A4: ROK-Japan relations hit one of the lowest points under the previous governments because of the unresolved historical disputes between two countries. Japan’s removal of South Korea from its white list and South Korea’s decision not to renew the General Security of Military Information Agreement (GSOMIA) with Japan further escalated tensions and created a deep fissure in their bilateral ties. Consequently, there have been no bilateral summits and few government-level dialogues in the past five years.

Part of Yoon’s desire to improve South Korea’s relationship with Japan is driven by the rapidly deteriorating security environment. Increased threats from North Korea and growing concerns about China made improving its ties with Japan a rational choice for South Korea in terms of regional security. There are strategic objectives as well. Yoon wants to expand South Korea’s regional and global platform. (For instance, the Yoon government joined the Indo-Pacific Economic Framework, or IPEF, and is interested in Quad.) Japan is an important player in support for these regional networks. So, everything is not just about Japan.

Q5: Was there anything new on North Korea?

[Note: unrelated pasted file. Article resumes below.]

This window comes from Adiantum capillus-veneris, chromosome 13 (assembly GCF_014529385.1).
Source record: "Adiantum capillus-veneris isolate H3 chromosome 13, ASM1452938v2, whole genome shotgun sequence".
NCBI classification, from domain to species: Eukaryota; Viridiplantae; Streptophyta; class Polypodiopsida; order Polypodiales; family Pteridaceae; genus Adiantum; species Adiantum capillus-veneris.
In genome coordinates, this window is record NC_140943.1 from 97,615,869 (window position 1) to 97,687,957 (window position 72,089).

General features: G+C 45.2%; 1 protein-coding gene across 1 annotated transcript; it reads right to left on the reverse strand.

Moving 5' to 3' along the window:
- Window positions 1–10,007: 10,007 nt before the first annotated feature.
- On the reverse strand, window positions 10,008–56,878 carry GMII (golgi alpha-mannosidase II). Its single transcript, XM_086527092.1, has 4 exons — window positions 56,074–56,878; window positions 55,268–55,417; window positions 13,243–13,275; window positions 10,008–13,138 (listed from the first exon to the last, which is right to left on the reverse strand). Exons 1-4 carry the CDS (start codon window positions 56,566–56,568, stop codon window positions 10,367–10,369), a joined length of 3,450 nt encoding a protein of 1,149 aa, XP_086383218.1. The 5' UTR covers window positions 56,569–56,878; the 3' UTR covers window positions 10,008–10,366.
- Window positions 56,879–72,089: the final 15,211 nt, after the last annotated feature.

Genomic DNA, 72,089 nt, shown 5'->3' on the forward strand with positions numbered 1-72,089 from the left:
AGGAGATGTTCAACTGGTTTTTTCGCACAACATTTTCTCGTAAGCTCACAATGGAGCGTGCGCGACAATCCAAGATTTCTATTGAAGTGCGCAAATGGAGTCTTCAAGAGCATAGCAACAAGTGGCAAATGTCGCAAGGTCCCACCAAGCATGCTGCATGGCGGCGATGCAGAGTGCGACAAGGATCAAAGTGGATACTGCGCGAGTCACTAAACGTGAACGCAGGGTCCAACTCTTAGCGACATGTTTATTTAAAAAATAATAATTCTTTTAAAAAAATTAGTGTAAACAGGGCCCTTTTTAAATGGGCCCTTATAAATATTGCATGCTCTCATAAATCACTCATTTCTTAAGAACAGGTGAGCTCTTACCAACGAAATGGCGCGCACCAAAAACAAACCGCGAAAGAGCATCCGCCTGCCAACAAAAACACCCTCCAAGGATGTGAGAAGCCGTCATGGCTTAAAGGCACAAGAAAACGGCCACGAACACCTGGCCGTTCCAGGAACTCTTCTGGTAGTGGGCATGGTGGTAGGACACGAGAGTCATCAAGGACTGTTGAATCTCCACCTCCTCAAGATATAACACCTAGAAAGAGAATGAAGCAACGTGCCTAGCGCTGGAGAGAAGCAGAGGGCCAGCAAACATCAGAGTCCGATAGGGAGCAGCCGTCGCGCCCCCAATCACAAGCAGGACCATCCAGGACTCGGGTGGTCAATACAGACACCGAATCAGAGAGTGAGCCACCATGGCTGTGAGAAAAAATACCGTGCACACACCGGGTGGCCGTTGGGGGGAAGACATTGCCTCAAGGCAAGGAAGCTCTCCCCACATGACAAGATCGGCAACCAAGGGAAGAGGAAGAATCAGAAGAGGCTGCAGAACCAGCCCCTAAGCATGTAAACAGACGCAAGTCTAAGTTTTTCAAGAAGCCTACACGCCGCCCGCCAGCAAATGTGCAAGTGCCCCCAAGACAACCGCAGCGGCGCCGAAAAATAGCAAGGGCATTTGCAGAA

A5: Yes. The main highlight was Yoon government’s audacious initiative toward North Korea. Yoon pledged massive economic assistance toward North Korea in exchange for its denuclearization. The economic assistance package is wide and encompassing, ranging from large-scale food aid to investment in North Korea to help develop power generators, modernize ports and airports, and health infrastructure, as well as technological assistance for agriculture. To distinguish its plan from the previous proposals, the Yoon government indicated that South Korea could offer food aid in the early stage if North Korea returns to the denuclearization talks even before it takes concrete steps. The United States’ early support for South Korea’s audacious plan added another incentive, raising the hope that some kind of partial sanction relief could be possible for North Korea.

Q6: What has North Korea’s response been?

A6: Not good. In three days after Yoon unveiled his government’s concrete roadmap for denuclearization negotiations, North Korea heavily criticized the audacious plan. Kim Yo-jong, North Korean leader’s sister and top government official in the country, flatly rejected the proposal in a publicized statement that both ridiculed and attacked President Yoon.

Ellen Kim is deputy director and senior fellow with the Korea Chair at the Center for Strategic and International Studies in Washington, D.C.

Critical Questions is produced by the Center for Strategic and International Studies (CSIS), a private, tax-exempt institution focusing on international public policy issues. Its research is nonpartisan and nonproprietary. CSIS does not take specific policy positions. Accordingly, all views, positions, and conclusions expressed in this publication should be understood to be solely those of the author(s).

© 2022 by the Center for Strategic and International Studies. All rights reserved.

Ellen Kim
Deputy Director and Senior Fellow, Korea Chair